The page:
Scope of activities
At a broad scale, technology and technological solutions will enable, accelerate, and deliver accurate information and products to Arctic residents and the Arctic research and development (R&D) community as they strive to address challenges posed by the priority areas identified in this plan. In working with Arctic residents and researchers to deploy new and existing technologies, it is likely that unknown challenges will emerge. This team encourages the broad R&D community across the priority areas to adopt the most relevant, efficient, and sustainable technologies of today. It will also define future technology research, development, and innovation required to support the priority area research needs of tomorrow.
Calls for cutting-edge technology R&D emphasize four common themes that support science, security, and stewardship of the Arctic region: (1) modernized fundamental infrastructure (e.g., energy efficiency, generation, storage, and distribution; water and wastewater; telecommunications; transportation solutions; search and rescue); (2) improvements in accuracy (e.g., high-resolution sensing application and development; data diversity; model and forecast improvements); (3) increased autonomy & autonomous data collection (e.g., to expand domain awareness and data collection, and to improve the safety of data collection in hazardous areas/situations/seasons such as wildland firefighting, flooding, unstable sea ice and permafrost, and winter hazards); and (4) accelerated information delivery (e.g., real-time or near-real time observations; consistent and reliable communication for Arctic residents and among Arctic partners).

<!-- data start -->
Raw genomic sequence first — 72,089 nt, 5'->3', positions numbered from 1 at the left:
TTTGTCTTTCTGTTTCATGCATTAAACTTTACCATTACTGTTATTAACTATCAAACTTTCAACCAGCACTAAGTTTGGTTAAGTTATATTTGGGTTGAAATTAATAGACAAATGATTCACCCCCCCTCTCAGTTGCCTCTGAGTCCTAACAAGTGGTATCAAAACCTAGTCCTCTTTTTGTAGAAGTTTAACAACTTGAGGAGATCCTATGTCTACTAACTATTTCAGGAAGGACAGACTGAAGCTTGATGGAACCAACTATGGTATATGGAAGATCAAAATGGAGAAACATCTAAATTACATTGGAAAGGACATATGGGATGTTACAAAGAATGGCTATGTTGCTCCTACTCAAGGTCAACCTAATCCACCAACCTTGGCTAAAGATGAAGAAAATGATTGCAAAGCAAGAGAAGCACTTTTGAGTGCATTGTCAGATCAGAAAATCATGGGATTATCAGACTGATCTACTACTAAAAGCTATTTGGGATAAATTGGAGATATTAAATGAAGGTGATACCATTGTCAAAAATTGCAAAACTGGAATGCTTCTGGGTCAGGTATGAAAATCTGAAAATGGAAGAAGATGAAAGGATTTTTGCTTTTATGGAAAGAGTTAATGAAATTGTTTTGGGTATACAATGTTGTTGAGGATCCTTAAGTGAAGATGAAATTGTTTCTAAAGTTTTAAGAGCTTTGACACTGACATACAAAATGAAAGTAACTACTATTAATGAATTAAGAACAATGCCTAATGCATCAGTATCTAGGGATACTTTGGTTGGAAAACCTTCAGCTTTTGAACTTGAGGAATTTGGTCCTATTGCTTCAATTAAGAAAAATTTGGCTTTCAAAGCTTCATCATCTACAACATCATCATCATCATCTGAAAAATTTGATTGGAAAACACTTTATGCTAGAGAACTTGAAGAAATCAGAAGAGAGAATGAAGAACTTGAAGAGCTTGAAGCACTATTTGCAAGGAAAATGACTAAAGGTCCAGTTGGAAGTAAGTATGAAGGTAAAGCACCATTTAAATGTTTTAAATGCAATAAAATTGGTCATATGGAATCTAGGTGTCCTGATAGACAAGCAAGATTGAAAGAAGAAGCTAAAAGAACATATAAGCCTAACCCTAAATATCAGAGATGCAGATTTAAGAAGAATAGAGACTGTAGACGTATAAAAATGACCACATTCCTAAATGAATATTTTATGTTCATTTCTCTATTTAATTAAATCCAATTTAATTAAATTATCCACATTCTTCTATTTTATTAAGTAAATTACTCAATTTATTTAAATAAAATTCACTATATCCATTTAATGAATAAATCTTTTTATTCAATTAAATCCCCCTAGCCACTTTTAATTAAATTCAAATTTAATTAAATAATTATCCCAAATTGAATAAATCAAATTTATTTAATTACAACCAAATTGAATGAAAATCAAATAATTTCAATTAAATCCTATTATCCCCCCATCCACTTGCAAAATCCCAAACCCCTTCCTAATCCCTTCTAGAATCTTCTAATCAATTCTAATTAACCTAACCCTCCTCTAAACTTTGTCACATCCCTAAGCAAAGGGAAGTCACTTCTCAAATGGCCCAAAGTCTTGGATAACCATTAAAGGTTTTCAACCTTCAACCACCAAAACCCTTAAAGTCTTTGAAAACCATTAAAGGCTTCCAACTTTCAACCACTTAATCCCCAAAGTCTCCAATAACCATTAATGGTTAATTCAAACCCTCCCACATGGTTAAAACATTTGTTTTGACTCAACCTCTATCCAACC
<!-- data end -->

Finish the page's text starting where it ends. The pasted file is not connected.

Technology and innovation required to support the priority areas are not limited to hardware, but also include software (e.g., AI, database development, and supercomputing), modeling, mapping, forecasting, and better exploitation of environmental satellite observations. Improved models of the entire Arctic domain, from human systems to the edge of the atmosphere and the depths of the ocean, will provide better virtual testbeds for technology, infrastructure, and sensor development, and lead to a better understanding of the interplay of the atmosphere, land, ice, and water.
Where focuses on coordinating agency activities across the Arctic region, it is critical to emphasize the unique role of public-private partnerships in technology development. Public interests and academic partners excel at setting standards and identifying needs. Private companies, alongside government, can provide the rapid influx of human and financial resources necessary to drive accelerated development and commercialized solutions. will facilitate these collaborations with the aim to accelerate delivery of technological solutions across the priority areas.
is well-positioned to identify the existing commercial off-the-shelf (COTS) technologies. For example, challenges related to infrastructure are broad and overarching across the Arctic domain. Insufficient infrastructure technology continues to impact the effectiveness of R&D activities. Technological solutions that address similar large-scale challenges will provide substantial return on investment. will help identify cross-cutting technological solutions with rapid impact that can accelerate progress, enhance domain awareness, and increase fundamental knowledge for priority area R&D. For example, this could include light detection and ranging (LiDAR) or novel underwater sensing and their derived products, expanded use of AI, and increased access and use of supercomputing resources.
Implementing cutting-edge technology will accelerate the achievement of priority area goals. Technology development is a multi-agency effort, and will convene agencies to employ the best technology of today, define cyberinfrastructure gaps, determine common technology needs, and design solutions that impact the broader R&D community while also providing improved technology services as identified by Arctic communities.